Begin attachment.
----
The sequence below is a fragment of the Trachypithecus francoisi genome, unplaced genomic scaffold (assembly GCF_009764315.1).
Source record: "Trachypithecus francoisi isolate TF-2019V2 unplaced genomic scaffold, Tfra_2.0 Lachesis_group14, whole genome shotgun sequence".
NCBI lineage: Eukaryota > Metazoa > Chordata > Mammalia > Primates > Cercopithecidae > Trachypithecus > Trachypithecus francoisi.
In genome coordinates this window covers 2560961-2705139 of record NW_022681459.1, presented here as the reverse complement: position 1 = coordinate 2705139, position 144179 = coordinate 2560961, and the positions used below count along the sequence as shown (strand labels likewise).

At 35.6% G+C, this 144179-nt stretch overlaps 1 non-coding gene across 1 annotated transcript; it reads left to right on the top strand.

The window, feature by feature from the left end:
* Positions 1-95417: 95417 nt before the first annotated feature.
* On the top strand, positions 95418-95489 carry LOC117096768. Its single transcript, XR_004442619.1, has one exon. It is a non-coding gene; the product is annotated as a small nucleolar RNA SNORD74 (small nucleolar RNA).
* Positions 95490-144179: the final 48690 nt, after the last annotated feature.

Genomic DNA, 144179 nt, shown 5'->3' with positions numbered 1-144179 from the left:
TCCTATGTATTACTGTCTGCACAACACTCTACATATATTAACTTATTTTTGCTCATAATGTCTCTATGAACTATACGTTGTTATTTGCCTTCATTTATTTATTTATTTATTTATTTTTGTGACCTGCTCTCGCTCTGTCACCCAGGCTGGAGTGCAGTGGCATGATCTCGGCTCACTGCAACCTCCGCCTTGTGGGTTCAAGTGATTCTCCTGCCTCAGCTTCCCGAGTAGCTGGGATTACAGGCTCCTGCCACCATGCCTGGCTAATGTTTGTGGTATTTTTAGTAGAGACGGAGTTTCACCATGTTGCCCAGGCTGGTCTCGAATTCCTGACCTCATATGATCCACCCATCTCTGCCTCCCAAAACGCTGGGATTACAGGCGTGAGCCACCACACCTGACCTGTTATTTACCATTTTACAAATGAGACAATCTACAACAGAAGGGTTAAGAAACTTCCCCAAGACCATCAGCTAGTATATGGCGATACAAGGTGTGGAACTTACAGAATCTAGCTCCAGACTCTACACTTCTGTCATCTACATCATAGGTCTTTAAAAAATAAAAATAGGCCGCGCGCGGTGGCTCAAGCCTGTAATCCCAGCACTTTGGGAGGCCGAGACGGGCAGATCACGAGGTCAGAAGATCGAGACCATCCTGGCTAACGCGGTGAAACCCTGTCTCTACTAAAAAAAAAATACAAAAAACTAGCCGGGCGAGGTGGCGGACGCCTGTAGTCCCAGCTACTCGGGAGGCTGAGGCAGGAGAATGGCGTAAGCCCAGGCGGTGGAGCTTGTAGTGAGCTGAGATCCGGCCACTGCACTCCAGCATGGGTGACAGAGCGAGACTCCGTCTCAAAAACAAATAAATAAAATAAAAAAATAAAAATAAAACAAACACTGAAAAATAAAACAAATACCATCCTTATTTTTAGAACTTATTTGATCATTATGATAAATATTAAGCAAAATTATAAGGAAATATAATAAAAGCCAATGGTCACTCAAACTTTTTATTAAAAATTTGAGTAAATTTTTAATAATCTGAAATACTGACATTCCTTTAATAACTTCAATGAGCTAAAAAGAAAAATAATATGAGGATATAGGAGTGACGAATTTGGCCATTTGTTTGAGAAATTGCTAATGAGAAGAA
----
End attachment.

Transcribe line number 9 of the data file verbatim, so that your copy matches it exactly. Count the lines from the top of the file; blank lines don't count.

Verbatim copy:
* Positions 95490-144179: the final 48690 nt, after the last annotated feature.